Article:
Making history. The cast of Disney’s Beauty and the Beast is “very proud” to feature the first-ever gay character in its remake of the 1991 classic, they told reporters at the Los Angeles premiere on Thursday, March 2.
“You know, I’m thrilled that this character, I think, veers in different directions than the original because he’s more complex,” said Josh Gad, who plays LeFou, the character in question. “In the original movie, the character is a bumbling fool and it worked because it was animated and it was wonderful. For me, it was important to add some dimension to him, to give him some pathos, to give him some heart, and there’s a moment at the end of the movie that’s very subtle, but that I’m very proud of, and I’ll let it speak for itself.”
As previously reported, film director Bill Condon explains in Attitude’s April issue that he wanted to create a more three-dimensional character for Gad’s LeFou.
“LeFou is somebody who on one day wants to be Gaston and on another day wants to kiss Gaston,” he said. “He’s confused about what he wants. It’s somebody who’s just realizing that he has these feelings.”
Added Condon: “And Josh makes something really subtle and delicious out of it. And that’s what has its payoff at the end, which I don’t want to give away. But it is a nice, exclusively gay moment in a Disney movie.”
Luke Evans, who plays Gaston, LeFou’s boss/object of affection in the film, also expressed his excitement over the historic inclusion. “The main body of the journey between Gaston and LeFou is about two people that need each other and have a wonderful friendship and it’s a wonderful story,” he said.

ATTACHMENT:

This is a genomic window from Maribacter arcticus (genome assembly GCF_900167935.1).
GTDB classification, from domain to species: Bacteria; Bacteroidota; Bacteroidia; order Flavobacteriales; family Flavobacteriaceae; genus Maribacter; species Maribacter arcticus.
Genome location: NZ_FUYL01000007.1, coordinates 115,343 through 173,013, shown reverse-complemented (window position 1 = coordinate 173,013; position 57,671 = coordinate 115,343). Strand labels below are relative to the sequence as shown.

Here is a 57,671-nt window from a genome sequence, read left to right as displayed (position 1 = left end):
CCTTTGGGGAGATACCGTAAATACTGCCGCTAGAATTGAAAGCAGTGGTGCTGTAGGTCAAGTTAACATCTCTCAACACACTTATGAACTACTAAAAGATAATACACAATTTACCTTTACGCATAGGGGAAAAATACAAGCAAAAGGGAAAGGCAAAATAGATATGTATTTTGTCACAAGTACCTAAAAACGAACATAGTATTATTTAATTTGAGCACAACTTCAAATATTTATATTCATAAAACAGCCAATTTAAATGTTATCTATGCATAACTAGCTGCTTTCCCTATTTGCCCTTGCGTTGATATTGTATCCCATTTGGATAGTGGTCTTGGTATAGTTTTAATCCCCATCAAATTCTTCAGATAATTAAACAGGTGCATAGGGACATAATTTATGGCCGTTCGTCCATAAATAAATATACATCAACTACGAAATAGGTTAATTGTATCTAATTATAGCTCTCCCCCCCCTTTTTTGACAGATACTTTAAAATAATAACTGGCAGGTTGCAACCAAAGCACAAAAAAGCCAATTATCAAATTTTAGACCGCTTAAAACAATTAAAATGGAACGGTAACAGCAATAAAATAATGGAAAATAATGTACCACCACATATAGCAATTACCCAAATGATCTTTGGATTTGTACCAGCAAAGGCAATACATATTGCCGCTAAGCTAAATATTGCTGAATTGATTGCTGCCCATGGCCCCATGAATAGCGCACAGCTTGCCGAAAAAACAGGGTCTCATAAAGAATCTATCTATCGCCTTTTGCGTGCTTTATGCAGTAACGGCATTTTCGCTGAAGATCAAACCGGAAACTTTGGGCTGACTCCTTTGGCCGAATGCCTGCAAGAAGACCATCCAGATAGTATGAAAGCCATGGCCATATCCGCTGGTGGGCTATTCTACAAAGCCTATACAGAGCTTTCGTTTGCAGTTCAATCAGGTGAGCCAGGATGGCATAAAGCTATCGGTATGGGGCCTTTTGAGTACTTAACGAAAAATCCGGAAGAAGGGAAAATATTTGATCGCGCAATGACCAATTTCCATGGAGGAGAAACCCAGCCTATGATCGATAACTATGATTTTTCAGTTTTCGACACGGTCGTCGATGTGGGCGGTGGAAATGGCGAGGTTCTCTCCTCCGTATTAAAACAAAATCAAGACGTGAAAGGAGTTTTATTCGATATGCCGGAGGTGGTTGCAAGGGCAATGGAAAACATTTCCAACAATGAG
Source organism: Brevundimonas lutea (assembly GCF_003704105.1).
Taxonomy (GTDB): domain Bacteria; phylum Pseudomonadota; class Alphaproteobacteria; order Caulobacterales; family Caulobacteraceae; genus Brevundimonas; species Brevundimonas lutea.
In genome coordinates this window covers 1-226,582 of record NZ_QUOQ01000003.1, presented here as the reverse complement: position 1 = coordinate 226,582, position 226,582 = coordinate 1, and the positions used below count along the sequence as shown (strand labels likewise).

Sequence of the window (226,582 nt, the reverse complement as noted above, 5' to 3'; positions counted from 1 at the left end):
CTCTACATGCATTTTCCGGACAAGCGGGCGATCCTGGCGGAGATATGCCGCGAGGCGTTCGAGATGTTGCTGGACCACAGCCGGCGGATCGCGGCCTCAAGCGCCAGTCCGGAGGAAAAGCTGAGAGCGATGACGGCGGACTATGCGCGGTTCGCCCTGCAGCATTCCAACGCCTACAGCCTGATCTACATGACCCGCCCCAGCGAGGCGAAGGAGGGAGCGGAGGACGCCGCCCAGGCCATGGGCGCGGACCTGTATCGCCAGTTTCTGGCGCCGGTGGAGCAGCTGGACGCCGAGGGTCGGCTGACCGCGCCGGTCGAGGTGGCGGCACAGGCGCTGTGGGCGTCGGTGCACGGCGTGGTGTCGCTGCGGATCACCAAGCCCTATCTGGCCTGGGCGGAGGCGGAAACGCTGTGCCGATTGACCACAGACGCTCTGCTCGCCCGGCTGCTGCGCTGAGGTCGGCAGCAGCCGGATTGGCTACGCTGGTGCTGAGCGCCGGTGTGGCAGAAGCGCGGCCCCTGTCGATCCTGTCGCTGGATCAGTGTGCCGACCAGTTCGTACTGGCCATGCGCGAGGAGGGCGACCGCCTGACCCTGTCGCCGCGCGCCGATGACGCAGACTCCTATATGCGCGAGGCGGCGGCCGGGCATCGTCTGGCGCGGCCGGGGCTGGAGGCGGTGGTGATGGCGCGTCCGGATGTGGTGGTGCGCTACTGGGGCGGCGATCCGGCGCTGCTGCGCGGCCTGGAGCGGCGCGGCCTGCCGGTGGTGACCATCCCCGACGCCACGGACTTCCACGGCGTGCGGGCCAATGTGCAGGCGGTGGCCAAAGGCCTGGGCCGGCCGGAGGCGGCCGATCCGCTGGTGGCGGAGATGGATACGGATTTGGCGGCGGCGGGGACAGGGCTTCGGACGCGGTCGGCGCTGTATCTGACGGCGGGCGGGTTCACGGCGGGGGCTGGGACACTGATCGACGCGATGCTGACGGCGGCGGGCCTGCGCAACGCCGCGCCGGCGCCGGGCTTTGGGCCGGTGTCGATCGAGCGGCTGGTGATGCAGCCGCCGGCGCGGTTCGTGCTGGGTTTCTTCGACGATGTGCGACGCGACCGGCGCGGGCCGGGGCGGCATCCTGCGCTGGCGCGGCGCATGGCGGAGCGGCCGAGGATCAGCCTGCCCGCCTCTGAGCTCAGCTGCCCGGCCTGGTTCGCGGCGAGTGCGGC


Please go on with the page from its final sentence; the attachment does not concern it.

“We have these great songs and we bring them to life and there’s a little moment in the film when everybody finds their identity in this movie, you know,” Evans, 37, added. “Some of them are happy to find their identity and some are not, and Gaston is one of them that realizes he’s not going to win, and you see the Beast loses his identity by becoming a Beast, and finds his identity again and his humility and gratitude and he finds love. Everybody feels complete, including LeFou.”
At the London premiere of Beauty and the Beast late last month, Gad, 36, hinted at LeFou’s personal journey while speaking with reporters.
“There’s some surprising elements to this LeFou,” Gad told Hollywood News at the time. “Everything isn’t what it first appears to be. And he’s got a journey along the way that I think causes him to ask questions.”
But not everyone is applauding the film’s inclusivity. The Henagar Drive-In theater in DeKalb County, Alabama, announced on its Facebook page on Thursday, March 2, that it will not be showing the film because of the gay character.
“If we can not take our 11 year old grand daughter and 8 year old grandson to see a movie we have no business watching it,” the drive-in’s owner wrote in a now-deleted post, according to WHNT 19 News. “If I can’t sit through a movie with God or Jesus sitting by me then we have no business showing it. I know there will be some that do not agree with this decision. That’s fine. We are first and foremost Christians. We will not compromise on what the Bible teaches. We will continue to show family oriented films so you can feel free to come watch wholesome movies without worrying about sex, nudity, homosexuality and foul language.”
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